It reminds me of the pretty houses scenario with Ron LeGrand, where you picked up that seven … How long did this take you? From the time you met this guy to the time you made $7,000?
Jon Iannotti: I’d say four weeks.
Mitch Stephen: Yeah, but how much hours, how much time?
Jon Iannotti: Oh, hours? Oh … three.
Mitch Stephen: So, you’re probably working this in the background, right? ‘Cause it’s not really the hottest deal, right? I kinda like those deals ’cause like, I don’t care. If you don’t want to do what I want to do, you don’t-
Stephanie I.: Right.
Mitch Stephen: There’s nothing I can do. I’m doing the best I can. If it’s not good enough, then I need to move on, but …
Jon Iannotti: Yeah.
Mitch Stephen: We have a saying at my house, in my offices. We never let a deal die on our side of the table. We always push it back with another option and let them disappear with our option in their pocket. We don’t let things die on our side of the desk. If someone’s still talking to us, then we’re making offers, some kind of offer.
Stephanie I.: Absolutely.
Jon Iannotti: [crosstalk 00:28:35] definitely.
Mitch Stephen: So, I want you guys that are out there listening to take a lesson from this because, I mean, a lot of people like you said would have walked as soon as the guy said, “I want $400,000 for a $200,000,” that would have been the end of the story and someone would have just walked out. You spent a little more time, didn’t let the deal die on your side of the table. You pushed back and says, “Ah.” You know? “I know I can get you … “
Like I said, you can pay any price just about. Actually you can pay any price if you get the terms and if they wanted to sell this same house for a million dollars, you could have bought it for a million dollars if you didn’t have any payments for 10 years. I mean, there’s always a set of terms that will overcome, you know, the price.
Jon Iannotti: Yeah, exactly.
Mitch Stephen: You got it. It’s either price or terms. They don’t get to eat both.
Jon Iannotti: Right.
Mitch Stephen: They can glean the field, and most people are savvy enough to understand that. I think this guy was pushing, pushing, pushing, trying to get lucky, see if some dummy was gonna write him a check for $400,000 but came to the conclusion that, “Well, I’m not gonna be able to get it all at one time. So, here we go.”
Stephanie I.: Yeah, and the other thing is, Mitch, you know, when it comes right down to it, he still has the asset if the funder defaults.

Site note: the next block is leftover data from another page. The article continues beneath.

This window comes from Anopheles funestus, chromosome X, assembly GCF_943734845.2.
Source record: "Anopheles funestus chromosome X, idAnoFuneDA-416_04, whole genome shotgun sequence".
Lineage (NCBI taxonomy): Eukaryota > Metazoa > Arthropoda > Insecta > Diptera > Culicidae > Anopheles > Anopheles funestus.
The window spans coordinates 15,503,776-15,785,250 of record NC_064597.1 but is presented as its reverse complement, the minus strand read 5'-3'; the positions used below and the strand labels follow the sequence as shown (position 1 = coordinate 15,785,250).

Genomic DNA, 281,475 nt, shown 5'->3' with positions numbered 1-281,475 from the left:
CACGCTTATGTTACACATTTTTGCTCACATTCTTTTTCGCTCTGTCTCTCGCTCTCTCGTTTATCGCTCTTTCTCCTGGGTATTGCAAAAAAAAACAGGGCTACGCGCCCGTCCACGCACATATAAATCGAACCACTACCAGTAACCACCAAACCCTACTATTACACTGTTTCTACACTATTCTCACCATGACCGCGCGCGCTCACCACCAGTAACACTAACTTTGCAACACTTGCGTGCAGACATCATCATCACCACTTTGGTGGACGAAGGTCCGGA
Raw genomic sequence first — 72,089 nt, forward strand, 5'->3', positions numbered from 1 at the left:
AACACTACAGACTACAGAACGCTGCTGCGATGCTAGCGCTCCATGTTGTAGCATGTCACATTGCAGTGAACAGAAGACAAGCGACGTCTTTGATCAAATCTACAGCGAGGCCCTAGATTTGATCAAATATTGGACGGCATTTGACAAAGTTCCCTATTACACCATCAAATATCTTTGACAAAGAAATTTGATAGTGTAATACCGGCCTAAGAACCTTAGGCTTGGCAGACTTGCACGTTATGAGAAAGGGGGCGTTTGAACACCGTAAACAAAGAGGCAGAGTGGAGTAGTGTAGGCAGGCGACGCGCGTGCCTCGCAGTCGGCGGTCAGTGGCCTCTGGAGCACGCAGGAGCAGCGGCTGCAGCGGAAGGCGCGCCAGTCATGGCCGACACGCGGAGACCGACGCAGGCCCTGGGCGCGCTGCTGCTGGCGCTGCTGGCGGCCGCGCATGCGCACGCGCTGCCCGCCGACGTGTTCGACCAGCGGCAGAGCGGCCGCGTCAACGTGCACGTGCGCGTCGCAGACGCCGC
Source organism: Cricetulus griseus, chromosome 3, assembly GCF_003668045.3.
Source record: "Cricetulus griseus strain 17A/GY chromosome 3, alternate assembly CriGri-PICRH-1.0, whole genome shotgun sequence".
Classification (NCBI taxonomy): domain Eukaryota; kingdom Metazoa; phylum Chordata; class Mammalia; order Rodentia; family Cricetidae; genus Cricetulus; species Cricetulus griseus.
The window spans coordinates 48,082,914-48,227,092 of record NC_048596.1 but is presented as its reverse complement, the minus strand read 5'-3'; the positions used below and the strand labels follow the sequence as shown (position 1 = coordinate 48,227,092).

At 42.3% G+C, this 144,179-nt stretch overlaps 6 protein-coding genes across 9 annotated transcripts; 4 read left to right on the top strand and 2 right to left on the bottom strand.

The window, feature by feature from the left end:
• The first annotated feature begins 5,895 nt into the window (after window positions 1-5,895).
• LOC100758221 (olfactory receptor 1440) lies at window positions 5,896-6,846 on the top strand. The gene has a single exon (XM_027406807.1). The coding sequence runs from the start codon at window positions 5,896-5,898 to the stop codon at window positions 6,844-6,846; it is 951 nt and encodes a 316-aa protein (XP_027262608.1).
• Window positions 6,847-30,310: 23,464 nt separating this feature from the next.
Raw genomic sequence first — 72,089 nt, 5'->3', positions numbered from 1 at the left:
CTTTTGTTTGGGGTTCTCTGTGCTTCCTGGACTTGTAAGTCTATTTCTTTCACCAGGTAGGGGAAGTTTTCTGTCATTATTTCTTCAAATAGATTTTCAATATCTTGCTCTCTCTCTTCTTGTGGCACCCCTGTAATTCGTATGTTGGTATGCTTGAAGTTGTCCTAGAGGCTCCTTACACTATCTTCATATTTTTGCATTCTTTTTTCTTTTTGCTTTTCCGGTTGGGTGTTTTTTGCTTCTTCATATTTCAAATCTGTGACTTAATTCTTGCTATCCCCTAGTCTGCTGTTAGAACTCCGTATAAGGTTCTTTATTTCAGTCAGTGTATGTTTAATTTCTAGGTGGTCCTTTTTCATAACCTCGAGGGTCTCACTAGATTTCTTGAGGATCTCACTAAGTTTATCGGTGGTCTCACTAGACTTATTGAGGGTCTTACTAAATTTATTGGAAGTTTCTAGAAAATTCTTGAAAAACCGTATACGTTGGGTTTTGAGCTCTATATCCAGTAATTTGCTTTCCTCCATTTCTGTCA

Mitch Stephen: Yeah, and that was probably … I would think that might have been the hardest thing to sell this guy on, is that he wasn’t getting any down payment from this, and he was giving up his $200,000 which he thought was worth $400,000, or he wanted people to think was worth $400,000. That was probably the biggest … Was that an objection?
Jon Iannotti: No.
Mitch Stephen: Wow.
Jon Iannotti: Actually, he did not object to that. In fact [crosstalk 00:30:16] I told him. I said, “Look, you’re getting $400,000 plus you’re realizing another couple hundred thousand dollars in savings.”
Mitch Stephen: In savings.
Jon Iannotti: Yeah. “How much more do you want?”
Mitch Stephen: Yeah, and that’s another lesson that people do all the time. Don’t make what you think the problem is the problem, ’cause it may not be the problem in their mind.
Stephanie I.: Right.
Mitch Stephen: Just keep going with all the good stuff and don’t create problems that your seller or your buyer’s not bringing to you. I see that happen all the time. People [crosstalk 00:30:48] they see the problem with the deal, and then they make that the problem, and then the deal’s off.
Stephanie I.: Yeah. When we sit in our workshop and we have people, our members say, you know … We’re like, “Okay, what are your objections?” And man, they just bang the objections out there ’cause in their mind they’re thinking, “These are the things that the seller or the funder are gonna say,” and 90% of the time when we get on the phone with them? Those aren’t the objections at all.
Mitch Stephen: Well, they’re possible objections, but they didn’t come to fruition, so why do you-
Stephanie I.: Right.
Mitch Stephen: Why do you want to stand up and start handing your client what the objections are?
Stephanie I.: Exactly. Exactly.
Mitch Stephen: We’re trying to get them to say yes, right?
Stephanie I.: Yeah.
Mitch Stephen: Don’t talk yourself out of a deal, please. [crosstalk 00:31:40] that was really cool though, because the guy was telling you what he wanted. He said 24 times, he said, “I want $400,000. I won’t take less.” So that was the one thing you had to stick to, so you had to … I love that word that you’re using, reverse engineer. You just had to reverse engineer a deal based on his biggest want. Or need.
Stephanie I.: Absolutely.
Jon Iannotti: That’s right.